An E. coli strain that can grow to a relatively high cell density solely on CO₂and formic acid was developed by employing metabolic engineering
Most biorefinery processes have relied on the use of biomass as a raw material for the production of chemicals and materials. Even though the use of CO₂as a carbon source in biorefineries is desirable, it has not been possible to make common microbial strains such as E. coli grow on CO₂.
Now, a metabolic engineering research group at KAIST has developed a strategy to grow an E. coli strain to higher cell density solely on CO₂and formic acid. Formic acid is a one carbon carboxylic acid, and can be easily produced from CO₂using a variety of methods. Since it is easier to store and transport than CO₂, formic acid can be considered a good liquid-form alternative of CO₂.
With support from the C1 Gas Refinery R&D Center and the Ministry of Science and ICT, a research team led by Distinguished Professor Sang Yup Lee stepped up their work to develop an engineered E. coli strain capable of growing up to 11-fold higher cell density than those previously reported, using CO2 and formic acid as sole carbon sources. This work was published in Nature Microbiology on Sept. 28.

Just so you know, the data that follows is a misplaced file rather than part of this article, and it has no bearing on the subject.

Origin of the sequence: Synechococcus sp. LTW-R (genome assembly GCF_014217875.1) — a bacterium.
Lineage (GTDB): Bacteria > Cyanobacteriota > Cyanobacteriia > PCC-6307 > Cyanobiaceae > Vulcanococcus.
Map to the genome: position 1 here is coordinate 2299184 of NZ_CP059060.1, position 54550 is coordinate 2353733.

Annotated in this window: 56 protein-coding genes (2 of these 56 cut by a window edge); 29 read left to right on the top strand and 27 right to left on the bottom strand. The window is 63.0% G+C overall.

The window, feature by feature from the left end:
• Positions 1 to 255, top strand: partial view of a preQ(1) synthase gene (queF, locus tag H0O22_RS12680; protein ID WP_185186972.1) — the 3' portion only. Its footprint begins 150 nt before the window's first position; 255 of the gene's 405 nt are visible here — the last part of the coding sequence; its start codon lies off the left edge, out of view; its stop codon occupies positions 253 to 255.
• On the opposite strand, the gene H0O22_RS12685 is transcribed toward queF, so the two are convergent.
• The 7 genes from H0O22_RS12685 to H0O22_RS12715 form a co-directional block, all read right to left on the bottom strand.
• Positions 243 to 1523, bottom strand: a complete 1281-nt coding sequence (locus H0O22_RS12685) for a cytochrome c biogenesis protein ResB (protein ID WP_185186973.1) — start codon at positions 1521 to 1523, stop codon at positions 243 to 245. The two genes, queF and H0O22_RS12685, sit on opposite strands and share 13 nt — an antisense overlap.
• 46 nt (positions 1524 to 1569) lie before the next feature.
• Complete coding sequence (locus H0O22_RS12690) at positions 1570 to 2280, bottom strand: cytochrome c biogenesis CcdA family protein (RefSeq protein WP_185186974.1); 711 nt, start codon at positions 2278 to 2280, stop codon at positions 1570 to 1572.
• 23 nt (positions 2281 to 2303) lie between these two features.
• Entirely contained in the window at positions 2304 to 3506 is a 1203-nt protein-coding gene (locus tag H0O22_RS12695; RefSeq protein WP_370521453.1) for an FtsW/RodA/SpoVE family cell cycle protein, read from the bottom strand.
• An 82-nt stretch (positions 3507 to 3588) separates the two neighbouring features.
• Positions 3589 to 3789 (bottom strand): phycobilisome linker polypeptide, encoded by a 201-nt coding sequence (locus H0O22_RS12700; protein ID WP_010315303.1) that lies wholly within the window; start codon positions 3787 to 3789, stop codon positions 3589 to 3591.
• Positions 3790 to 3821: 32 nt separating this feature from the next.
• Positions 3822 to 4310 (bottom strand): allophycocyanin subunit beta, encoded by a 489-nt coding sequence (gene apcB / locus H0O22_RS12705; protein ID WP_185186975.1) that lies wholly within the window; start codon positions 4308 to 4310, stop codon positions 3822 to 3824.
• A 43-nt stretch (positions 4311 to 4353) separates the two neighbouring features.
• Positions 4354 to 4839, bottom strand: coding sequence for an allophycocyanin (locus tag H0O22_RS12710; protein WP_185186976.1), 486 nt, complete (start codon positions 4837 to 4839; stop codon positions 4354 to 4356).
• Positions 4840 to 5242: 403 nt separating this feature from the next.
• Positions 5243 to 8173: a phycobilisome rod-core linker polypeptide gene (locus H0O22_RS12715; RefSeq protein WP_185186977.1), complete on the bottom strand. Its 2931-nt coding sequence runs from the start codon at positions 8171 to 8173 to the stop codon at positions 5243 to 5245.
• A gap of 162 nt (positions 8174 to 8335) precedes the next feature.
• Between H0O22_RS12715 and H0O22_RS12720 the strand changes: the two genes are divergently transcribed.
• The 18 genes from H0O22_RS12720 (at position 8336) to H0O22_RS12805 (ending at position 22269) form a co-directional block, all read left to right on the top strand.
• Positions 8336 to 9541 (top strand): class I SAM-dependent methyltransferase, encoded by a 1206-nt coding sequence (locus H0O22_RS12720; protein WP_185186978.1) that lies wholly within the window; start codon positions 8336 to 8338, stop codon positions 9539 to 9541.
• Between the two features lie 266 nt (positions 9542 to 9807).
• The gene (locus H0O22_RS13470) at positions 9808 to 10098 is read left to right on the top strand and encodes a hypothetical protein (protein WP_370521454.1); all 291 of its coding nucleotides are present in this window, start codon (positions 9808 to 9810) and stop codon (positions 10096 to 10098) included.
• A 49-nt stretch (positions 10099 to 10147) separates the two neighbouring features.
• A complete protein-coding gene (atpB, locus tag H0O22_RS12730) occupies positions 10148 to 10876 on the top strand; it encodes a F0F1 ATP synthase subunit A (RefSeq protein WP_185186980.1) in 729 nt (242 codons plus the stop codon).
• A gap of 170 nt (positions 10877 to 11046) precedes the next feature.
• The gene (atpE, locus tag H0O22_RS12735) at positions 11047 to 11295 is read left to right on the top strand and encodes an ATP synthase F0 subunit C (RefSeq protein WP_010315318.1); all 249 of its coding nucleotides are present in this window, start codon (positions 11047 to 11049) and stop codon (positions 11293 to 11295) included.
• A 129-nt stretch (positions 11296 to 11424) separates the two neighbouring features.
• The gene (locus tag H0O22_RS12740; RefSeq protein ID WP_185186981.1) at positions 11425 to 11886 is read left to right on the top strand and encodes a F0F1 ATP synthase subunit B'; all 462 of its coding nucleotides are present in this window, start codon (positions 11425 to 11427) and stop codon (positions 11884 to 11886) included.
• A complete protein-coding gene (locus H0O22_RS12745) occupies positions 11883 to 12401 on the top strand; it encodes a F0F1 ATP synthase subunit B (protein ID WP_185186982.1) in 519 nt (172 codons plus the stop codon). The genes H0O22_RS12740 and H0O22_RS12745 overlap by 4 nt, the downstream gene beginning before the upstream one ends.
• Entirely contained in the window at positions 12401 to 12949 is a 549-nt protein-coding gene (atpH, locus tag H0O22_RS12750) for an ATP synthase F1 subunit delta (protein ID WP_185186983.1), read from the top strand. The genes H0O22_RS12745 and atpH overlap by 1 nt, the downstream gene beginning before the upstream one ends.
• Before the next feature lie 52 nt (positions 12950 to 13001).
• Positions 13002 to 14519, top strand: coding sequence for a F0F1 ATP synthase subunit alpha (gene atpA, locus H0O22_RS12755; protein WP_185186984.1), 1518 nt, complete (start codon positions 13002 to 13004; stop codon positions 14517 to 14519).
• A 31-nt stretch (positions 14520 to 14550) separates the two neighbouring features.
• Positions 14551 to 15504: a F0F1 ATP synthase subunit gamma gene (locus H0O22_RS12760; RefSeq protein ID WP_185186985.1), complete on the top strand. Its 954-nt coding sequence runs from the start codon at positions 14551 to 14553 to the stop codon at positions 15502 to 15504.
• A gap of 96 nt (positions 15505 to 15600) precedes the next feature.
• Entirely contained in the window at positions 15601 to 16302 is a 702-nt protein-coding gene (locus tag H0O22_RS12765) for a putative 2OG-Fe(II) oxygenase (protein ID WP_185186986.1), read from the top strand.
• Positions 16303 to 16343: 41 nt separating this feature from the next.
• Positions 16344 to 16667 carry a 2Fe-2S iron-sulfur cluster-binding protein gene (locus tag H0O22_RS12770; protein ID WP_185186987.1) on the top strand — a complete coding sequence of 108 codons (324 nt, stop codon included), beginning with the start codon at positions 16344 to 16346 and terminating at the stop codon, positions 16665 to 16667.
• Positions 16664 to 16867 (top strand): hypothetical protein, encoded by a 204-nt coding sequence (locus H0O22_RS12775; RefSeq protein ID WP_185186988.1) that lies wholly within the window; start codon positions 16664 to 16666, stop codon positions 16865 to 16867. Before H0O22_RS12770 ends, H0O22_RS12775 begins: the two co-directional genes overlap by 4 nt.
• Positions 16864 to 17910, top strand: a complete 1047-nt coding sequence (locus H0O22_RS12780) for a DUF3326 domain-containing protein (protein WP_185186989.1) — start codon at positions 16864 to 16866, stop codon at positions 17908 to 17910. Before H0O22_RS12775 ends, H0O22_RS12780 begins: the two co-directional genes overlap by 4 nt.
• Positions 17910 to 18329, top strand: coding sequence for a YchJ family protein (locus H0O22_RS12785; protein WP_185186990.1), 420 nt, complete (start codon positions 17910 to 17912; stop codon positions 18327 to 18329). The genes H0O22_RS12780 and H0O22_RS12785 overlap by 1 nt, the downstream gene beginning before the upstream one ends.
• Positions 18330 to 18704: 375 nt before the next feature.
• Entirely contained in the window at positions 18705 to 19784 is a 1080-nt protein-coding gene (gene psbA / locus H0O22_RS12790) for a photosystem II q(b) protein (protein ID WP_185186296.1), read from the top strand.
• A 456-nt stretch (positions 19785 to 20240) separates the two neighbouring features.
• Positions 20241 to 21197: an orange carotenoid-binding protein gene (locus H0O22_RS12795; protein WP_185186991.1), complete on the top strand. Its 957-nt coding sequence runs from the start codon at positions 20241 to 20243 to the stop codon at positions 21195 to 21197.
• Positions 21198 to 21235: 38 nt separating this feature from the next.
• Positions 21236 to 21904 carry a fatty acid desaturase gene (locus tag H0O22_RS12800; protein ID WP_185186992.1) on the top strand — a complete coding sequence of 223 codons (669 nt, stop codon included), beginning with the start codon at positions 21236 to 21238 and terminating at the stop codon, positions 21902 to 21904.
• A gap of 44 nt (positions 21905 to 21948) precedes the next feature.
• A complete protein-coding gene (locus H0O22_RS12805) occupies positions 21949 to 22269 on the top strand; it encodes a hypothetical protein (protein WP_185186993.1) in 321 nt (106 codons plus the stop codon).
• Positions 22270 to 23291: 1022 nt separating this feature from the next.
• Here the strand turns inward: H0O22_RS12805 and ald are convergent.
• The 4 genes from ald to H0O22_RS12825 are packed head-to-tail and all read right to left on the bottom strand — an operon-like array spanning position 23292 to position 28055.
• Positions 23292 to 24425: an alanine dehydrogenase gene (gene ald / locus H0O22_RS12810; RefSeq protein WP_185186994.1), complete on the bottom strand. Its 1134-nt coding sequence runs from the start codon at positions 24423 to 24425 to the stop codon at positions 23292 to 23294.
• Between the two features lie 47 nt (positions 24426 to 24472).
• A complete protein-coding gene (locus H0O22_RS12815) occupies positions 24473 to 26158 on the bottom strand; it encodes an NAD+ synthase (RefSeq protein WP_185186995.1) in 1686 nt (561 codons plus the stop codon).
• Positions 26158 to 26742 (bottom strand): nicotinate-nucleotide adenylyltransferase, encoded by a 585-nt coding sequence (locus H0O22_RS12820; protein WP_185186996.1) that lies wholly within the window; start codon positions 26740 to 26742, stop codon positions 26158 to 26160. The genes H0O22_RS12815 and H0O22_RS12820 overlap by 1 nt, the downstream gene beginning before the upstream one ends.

Despite the recent reports by several research groups on the development of E. coli strains capable of growing on CO₂ and formic acid, the maximum cell growth remained too low (optical density of around 1) and thus the production of chemicals from CO₂ and formic acid has been far from realized.
The team previously reported the reconstruction of the tetrahydrofolate cycle and reverse glycine cleavage pathway to construct an engineered E. coli strain that can sustain growth on CO₂ and formic acid. To further enhance the growth, the research team introduced the previously designed synthetic CO₂ and formic acid assimilation pathway, and two formate dehydrogenases.
Metabolic fluxes were also fine-tuned, the gluconeogenic flux enhanced, and the levels of cytochrome bo3 and bd-I ubiquinol oxidase for ATP generation were optimized. This engineered E. coli strain was able to grow to a relatively high OD600 of 7~11, showing promise as a platform strain growing solely on CO₂ and formic acid.
Professor Lee said, “We engineered E. coli that can grow to a higher cell density only using CO₂ and formic acid. We think that this is an important step forward, but this is not the end. The engineered strain we developed still needs further engineering so that it can grow faster to a much higher density.”
Professor Lee’s team is continuing to develop such a strain. “In the future, we would be delighted to see the production of chemicals from an engineered E. coli strain using CO and formic acid as sole carbon sources,” he added.
Distinguished Professor Sang Yup Lee
Department of Chemical and Biomolecular Engineering